Jackie McLean - Let Freedom Ring To Destination...Out! Revisited

2 Classic Blue Note Albums on 1 CD

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2023 release

 

Jackie McLean had always been a highly emotional soloist, so it makes sense that he was one of the first hard bop veterans to find a new voice in the burning intensity of jazz's emerging avant-garde. McLean had previously experimented with Coltrane's angular modes and scales and Ornette's concept of chordal freedom, but Let Freedom Ring was the landmark masterpiece where he put everything together and ushered in the era of the modernists at Blue Note. A number of saxophonists were beginning to explore the ability of the instrument to mimic human cries of passion, and here McLean perfected a long, piercing squeal capable of expressing joy, anguish, fury, and more.

The music on Let Freedom Ring remained more rooted in hard bop structure than Coleman's, and McLean was still recognizably himself, but that was precisely what was revolutionary about the album: It validated the avant-garde aesthetic, demonstrating that it had enough value to convert members of the old guard, and wasn't just the province of radical outcasts. There are only four pieces, one of which is the surging Bud Powell ballad "I'll Keep Loving You"; the other three are McLean originals ("Melody for Melonae," "Rene," and "Omega," dedicated to his daughter, son, and mother respectively) that spotlight his tremendous inventiveness on extended material and amaze with a smoldering fire that never lets up. Pianist Walter Davis takes the occasional solo, but the record is McLean's statement of purpose, and he accordingly dominates the proceedings, with the busy, free-flowing dialogues of bassist Herbie Lewis and Ornette drummer Billy Higgins pushing him to even greater heights. The success of Let Freedom Ring paved the way for a bumper crop of other modernist innovators to join the Blue Note roster and, artistically, it still stands with One Step Beyond as McLean's greatest work.

Steve Huey

 

Like Eric Dolphy before him, Jackie McLean sought to create a kind of vanguard "chamber jazz" that still had the blues feel and -- occasionally -- the groove of hard bop, though with rounded, moodier edges. Destination Out! was the album on which he found it. Still working with Grachan Moncur III and Bobby Hutcherson -- his direct spiritual connection to Dolphy -- McLean changed his rhythm section by employing drummer Roy Haynes and bassist Larry Ridley. This combination proved a perfect balance of the four elements. The program is four tunes, three of which were written by Moncur. If there was a perfect Blue Note session after John Coltrane's Blue Train, this was it.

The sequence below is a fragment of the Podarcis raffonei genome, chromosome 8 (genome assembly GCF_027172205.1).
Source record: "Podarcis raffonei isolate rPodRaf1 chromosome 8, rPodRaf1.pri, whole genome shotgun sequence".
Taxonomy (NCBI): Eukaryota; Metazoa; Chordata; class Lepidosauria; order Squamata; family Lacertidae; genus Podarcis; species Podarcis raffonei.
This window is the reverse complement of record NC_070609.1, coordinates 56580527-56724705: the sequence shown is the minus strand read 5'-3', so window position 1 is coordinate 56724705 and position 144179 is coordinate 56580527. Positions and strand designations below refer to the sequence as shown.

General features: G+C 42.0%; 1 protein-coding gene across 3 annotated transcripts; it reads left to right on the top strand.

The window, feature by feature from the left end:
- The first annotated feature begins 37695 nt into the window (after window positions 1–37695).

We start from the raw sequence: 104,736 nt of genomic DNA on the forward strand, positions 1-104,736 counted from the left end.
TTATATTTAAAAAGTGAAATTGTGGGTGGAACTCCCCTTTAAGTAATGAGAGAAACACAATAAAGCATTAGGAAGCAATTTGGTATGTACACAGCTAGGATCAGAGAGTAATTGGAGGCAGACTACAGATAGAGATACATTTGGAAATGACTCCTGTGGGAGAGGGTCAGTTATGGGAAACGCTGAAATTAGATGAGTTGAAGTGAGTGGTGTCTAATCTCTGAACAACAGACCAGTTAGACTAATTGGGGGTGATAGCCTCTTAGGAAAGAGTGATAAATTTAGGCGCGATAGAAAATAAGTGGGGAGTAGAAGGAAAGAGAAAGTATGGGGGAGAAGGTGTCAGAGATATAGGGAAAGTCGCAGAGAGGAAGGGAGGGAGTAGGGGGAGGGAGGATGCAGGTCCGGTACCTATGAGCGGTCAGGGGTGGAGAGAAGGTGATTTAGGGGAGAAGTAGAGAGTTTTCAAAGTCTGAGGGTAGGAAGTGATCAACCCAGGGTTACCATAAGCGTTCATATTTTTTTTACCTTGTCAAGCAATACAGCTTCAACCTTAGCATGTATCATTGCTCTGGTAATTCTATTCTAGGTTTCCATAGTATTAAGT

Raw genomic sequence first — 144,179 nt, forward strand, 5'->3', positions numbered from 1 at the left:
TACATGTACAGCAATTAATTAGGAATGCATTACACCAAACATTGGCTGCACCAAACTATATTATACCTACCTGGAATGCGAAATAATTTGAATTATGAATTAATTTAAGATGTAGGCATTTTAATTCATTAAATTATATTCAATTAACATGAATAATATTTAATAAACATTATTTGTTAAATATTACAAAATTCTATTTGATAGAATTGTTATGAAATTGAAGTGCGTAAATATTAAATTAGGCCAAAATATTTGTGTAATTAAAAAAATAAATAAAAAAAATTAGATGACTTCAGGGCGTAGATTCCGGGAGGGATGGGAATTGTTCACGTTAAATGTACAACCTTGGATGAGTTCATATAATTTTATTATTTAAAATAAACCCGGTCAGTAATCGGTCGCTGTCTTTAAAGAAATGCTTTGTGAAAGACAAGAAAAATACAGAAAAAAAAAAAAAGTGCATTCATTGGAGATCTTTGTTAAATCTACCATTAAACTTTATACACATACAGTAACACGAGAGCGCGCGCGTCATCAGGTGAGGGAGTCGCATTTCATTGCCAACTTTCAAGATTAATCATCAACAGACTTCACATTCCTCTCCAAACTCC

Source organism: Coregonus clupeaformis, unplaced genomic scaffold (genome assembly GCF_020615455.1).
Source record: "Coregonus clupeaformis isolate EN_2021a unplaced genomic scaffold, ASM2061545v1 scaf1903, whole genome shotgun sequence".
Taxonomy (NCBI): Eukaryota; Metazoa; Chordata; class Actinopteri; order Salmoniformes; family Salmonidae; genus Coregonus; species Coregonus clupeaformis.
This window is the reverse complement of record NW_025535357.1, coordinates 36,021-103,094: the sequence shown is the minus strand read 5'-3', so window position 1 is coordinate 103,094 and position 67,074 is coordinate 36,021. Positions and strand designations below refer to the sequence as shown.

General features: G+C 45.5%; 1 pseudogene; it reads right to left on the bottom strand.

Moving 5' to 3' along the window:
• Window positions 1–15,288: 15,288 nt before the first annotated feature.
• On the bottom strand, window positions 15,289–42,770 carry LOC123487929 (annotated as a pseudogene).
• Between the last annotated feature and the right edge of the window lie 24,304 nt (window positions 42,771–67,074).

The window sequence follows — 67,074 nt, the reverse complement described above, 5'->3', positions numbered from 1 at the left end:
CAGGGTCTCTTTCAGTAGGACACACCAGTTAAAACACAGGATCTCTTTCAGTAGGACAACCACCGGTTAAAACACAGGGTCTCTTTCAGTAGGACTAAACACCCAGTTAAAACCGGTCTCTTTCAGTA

Opening with a ballad was a novel idea in 1966, but McLean uses Moncur's love and hate to reveal all the tonal possibilities within this group of musicians, and the textural interplay that exists in the heightened sense of form, time breaks, and rhythm changes. As begun on One Step Beyond, the notion of interval is key in this band, and an elemental part of Moncur's composition. The horn lines are spare, haunting, warm, and treated as textural elements by Hutcherson's vibes. On the tune "Esoteric," Hutcherson and Haynes throw complex rhythmic figures into the mix. Moncur's writing is angular, resembling Ornette's early-'60s melodic notions more than Coltrane's modal considerations. Hutcherson's solo amid the complex, knotty melodic frame is just sublime. "Khalil the Prophet" is McLean's only contribution compositionally to the album, but it's a fine one. Using a hard bop lyric and a shape-shifting sense of harmonic interplay between the three front-line players, McLean moves deeply into a blues groove without giving into mere 4/4 time structures. The architecture of his solo is wonderfully obtuse, playing an alternating series of eighths, 12ths, and even 16ths against Hutcherson's wide-open comping and arpeggio runs.

The set ends with Moncur's "Riff Raff," a strolling blues that makes full use of counterpoint on the vibes. Moncur sets his solo against McLean's melodic engagement of Hutcherson, forcing both men into opposition positions that get resolved in a sultry, funky, shimmering blues groove. Of all of McLean's Blue Note dates, so many of which are classic jazz recordings, Destination Out! stands as the one that reveals the true soulfulness and complexity of his writing, arranging, and "singing" voice.

Thom Jurek

(752156116523)

SKU 752156116523
Barcode # 752156116523
Brand ezz-thetics / Hat Hut Records

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